The Trump administration now proposes to roll back the Obama administration's Clean Power Plan (CPP), which would reduce harmful carbon emissions from power plants. The CPP does not specify the fuel that plants should use, just the limits on emissions they must achieve. He is also expected to roll back "CAFE" fuel economy standards for cars and trucks, which not only exist to reduce carbon pollution, but also other emissions like ozone and the fine particles that cause asthma and lung cancer.
So how might Trump's rollbacks potentially hurt the domestic oil and gas industry? U.S. environmental laws, like the Clean Air Act and Clean Water Act, function largely by the federal government setting health-protective limits on various pollutants, then delegating responsibility to the states for achieving those goals in their region. In the case of clean air, a state must submit a "State Implementation Plan" or SIP to the U.S. Environmental Protection Agency showing how it will achieve clean air and by what date. SIPs are zero sum games — if one of the measures in a SIP falls short or is eliminated, the other measures must make up the difference.
Given that the Supreme court ruled in 2007 that greenhouse gases (carbon) are pollutants as defined by the Clean Air Act (and given that the USEPA has found the public "endangered" by that pollution) any administration is now legally required to adequately address the problem. This means that if Trump lets pollution from power plants and vehicles off the hook, his administration will likely have to ratchet down even tighter on the remaining sources of carbon pollution, the largest of which include refineries, oil and gas rigs, pipelines, oil tankers in U.S. waters, and gas station pumps.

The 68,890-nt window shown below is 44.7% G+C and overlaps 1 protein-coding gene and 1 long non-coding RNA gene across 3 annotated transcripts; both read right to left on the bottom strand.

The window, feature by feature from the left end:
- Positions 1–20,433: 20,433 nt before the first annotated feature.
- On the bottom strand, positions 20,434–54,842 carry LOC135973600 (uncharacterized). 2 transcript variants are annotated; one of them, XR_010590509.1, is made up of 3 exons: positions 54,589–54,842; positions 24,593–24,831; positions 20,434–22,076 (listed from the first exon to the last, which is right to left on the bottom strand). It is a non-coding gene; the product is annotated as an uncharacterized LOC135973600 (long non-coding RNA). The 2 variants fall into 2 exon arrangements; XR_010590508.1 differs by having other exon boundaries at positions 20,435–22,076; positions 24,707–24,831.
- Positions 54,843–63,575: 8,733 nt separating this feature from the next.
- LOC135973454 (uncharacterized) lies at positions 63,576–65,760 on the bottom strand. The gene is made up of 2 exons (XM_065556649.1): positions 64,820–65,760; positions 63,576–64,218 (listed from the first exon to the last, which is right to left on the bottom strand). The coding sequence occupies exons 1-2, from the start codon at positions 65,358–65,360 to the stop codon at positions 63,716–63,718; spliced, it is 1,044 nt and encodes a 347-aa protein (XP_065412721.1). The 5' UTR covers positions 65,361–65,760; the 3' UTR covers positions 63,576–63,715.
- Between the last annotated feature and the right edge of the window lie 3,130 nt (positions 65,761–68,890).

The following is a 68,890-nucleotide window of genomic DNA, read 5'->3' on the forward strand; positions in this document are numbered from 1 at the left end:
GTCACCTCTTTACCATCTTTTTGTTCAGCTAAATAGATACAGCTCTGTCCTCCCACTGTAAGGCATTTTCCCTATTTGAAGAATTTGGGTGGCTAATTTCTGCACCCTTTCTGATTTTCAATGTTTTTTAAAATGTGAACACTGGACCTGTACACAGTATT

This has happened before — when I was secretary of the California Environmental Protection Agency. In November 2003, California Governor Arnold Schwarzenegger had been in office for less than a day when we got word that Congress was trying to dismantle California's right to regulate polluting two-stroke engines (used in some boats, lawn mowers, chainsaws and other items). I called Joe Sparano, president of the Western States Petroleum Association (WSPA) and reminded him that if California couldn't reduce emissions from small, polluting two-stroke engines, but we still had to attain federal air quality standards, then additional reductions would have to come from refineries and other sources already being regulated — sources represented by WSPA. Fearing that additional burden on his members, Sparano helped us oppose the measure and it was ultimately defeated.
The Clean Power Plan and CAFE standards are expected together to cut nearly a billion tons of carbon pollution, but will simultaneously reduce other harmful emissions and thereby benefit the lungs of all Americans, not to mention reducing health care costs. Big oil and gas could do itself, our planet, and our lungs a huge favor by once again opposing a myopic, ill-informed policy, which may well be the first of many coming from the Trump administration.
Commentary by Terry Tamminen, Secretary of the California Environmental Protection Agency in the Schwarzenegger administration. He is president of Seventh Generation Advisors, an operating partner at Pegasus Capital Advisors and the CEO of the Leonardo DiCaprio Foundation. He is also the author of "Cracking the Carbon Code: The Key to Sustainable Profits in the New Economy." Follow him on Twitter @terrytamminen.
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